Since I always forget (database management isn’t my day-job): a short guide on how to quickly import large datasets in TXT or CSV into PostgreSQL. For smaller sets I still use ruby and FasterCSV to import the set, but nothing beats native DB imports in terms of speed. And speed doesn’t matter when importing a few megabytes of data, but it certainly matters when it gets more than that.

In this example I’ll use my current use-case, importing a large Drive-Time Matrix table, with drive times and distances between two postal codes. The head of the TXT file is formatted as such:


Now let’s assume we want to import this in a table ‘DTM’ with the following columns: from_pc (integer), to_pc (integer), time (integer), distance (integer). It is recommended to use the psql command, since PgAdmin may disconnect while the copy command is running (run psql -h localhost -U username -d database).

A few ‘problems’ here, which we ‘ll tackle in the example:

  • Column-names aren’t equal
  • The CSV-file has a header row, which shouldn’t be imported
  • And maybe: Value-types aren’t equal for the postal-codes (postgres is rather strict when it comes to types)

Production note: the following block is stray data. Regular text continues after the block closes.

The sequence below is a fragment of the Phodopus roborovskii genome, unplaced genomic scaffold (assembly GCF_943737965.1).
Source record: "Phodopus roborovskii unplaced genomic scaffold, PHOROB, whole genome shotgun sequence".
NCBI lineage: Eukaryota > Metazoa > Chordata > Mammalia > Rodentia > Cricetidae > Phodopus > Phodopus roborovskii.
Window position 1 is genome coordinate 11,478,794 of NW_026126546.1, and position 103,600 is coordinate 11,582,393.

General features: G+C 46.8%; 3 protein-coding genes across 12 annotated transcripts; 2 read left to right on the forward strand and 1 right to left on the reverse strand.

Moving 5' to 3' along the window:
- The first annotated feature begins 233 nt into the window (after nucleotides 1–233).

The command we’ll be using is copy, which typically is used like copy DESTINATION from SOURCE.

Most sites tell you that you’ll be able to import a csv file using the following command:

\copy dtm from '/path/to/csv/DTM.csv' DELIMITERS ',' CSV;

But that doesn’t solve all issues: column names aren’t equal, the header row is imported as well, and Postgres may not make any assumptions about how to convert from string to integer.

Skipping the header is simple:

\copy dtm from '/path/to/csv/DTM.csv' DELIMITERS ',' CSV HEADER;

To map the columns, mention them in the csv-file’s order:

\copy dtm(frompc,topc,time,distance) from '/path/to/csv/DTM.csv' DELIMITERS ',' CSV HEADER;

Well, and in case you were worrying about type-conversion, for me it worked automagically :)


This article was published earlier on my very own blog:: PostgreSQL CSV import //

One clap, two clap, three clap, forty?

By clapping more or less, you can signal to us which stories really stand out.